Future Air-Traffic Management Concepts Evaluation Tool
- Created: Friday, 28 February 2014
- Ames Research Center, Moffett Field, California
An aircraft monitoring system and an aircraft user system can interact and negotiate changes with each other.
In the United States, as many as 7,000 commercial and private aircraft may be in the air simultaneously at any given time and date, and the total number of commercial flights in a given 24-hour period generally exceeds 50,000. To maintain the safety and efficiency of air travel, this innovation receives proposed flight plans and associated flight route information and flight parameters for aircraft operating in a given region (e.g., the continental United States), and provides actual flight routes and schedules based on expected air traffic. This innovation avoids or minimizes air traffic incidents by changing one or more flight plan parameters where appropriate, for one or more of these aircraft.
This innovation comprises methods for evaluating and implementing air traffic management tools, and approaches for managing and avoiding an air traffic incident before an incident can occur. A first system receives parameters for flight plan configurations (e. g., initial fuel carried, flight route, flight route segments followed, flight altitude for a given flight route segment, aircraft velocity for each flight route segment, flight route ascent rate, flight route descent rate, flight departure site, flight departure time, flight arrival time, flight destination site and/or alternate flight destination site), flight plan schedules, expected weather along each flight route segment, aircraft specifics, airspace (altitude) bounds for each flight route segment, and what navigational aids are available.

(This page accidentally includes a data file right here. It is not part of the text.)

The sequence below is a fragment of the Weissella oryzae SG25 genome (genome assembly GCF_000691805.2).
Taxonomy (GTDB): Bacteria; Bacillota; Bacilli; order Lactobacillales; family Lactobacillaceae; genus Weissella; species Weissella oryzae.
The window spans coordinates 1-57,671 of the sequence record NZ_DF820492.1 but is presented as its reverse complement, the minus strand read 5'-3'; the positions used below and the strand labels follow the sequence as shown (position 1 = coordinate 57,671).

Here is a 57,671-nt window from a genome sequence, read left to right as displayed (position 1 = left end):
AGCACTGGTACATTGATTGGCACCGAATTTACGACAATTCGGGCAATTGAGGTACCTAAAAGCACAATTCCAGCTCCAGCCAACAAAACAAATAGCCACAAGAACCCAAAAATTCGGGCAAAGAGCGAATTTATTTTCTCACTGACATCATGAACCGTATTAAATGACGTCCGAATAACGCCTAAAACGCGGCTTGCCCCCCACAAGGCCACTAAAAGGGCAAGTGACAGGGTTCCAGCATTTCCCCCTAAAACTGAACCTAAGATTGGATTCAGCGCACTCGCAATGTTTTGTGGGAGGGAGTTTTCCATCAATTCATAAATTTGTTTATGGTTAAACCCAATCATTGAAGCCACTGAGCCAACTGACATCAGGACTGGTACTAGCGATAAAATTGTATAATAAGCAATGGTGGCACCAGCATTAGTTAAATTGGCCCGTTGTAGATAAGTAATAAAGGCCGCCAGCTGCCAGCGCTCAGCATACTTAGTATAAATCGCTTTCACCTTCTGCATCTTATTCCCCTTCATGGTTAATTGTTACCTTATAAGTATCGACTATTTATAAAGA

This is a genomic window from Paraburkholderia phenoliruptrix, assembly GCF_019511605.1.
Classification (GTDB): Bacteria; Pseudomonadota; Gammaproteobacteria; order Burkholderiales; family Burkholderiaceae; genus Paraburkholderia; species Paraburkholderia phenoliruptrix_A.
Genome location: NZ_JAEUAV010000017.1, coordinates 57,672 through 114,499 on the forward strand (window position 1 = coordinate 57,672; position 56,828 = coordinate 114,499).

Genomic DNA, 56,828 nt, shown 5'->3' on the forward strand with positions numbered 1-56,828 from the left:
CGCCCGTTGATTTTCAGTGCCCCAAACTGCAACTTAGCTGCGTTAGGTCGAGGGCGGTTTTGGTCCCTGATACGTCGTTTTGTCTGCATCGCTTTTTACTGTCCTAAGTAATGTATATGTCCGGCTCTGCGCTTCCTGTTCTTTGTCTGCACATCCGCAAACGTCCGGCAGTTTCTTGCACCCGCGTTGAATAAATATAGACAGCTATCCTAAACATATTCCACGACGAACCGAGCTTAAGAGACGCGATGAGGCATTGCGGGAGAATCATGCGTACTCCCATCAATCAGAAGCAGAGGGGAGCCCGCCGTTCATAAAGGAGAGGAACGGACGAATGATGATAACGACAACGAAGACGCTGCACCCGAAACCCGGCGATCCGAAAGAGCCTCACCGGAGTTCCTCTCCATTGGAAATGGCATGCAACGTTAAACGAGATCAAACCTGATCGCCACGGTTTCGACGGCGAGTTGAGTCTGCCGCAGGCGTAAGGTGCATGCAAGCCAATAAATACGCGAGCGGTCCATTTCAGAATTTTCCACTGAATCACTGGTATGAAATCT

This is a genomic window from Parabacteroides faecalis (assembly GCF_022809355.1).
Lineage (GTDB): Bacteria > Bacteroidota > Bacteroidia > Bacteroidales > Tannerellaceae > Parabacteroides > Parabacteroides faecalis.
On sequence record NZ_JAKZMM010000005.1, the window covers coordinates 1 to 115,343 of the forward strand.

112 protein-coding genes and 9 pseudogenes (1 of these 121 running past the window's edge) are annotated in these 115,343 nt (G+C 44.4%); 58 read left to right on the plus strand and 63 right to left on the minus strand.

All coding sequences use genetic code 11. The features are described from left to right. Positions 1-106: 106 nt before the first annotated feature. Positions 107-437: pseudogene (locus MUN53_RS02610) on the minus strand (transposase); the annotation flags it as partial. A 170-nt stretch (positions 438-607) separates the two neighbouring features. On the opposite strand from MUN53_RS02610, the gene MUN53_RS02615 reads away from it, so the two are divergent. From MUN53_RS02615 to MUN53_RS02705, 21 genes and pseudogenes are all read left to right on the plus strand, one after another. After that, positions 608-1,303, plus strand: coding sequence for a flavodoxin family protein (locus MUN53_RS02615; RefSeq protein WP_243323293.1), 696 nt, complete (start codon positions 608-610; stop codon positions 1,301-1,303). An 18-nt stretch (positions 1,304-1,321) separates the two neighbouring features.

The invention provides flight-plan routing and direct routing, or wind optimal routing, using great-circle navigation and spherical Earth geometry. It also provides for aircraft dynamic effects, such as wind effects at each altitude, altitude changes, airspeed changes, and aircraft turns to provide predictions of aircraft trajectory and, optionally, aircraft fuel use.
A second system provides several aviation applications using the first system. Several classes of potential incidents are analyzed, and averted, by appropriate changes en route of one or more parameters in the flight plan configuration, as provided by a conflict detection and resolution module and/or traffic flow management modules. These applications include conflict detection and resolution, miles-in-trail or minutes-in-trail aircraft separation, flight arrival management, flight re-routing, weather prediction and analysis, and interpolation of weather variables based upon sparse measurements.
This work was done by Banavar Sridhar, Kapil S. Sheth, Gano Broto Chatterji, Karl D. Bilimoria, Shon Grabbe, and John F. Schipper of Ames Research Center.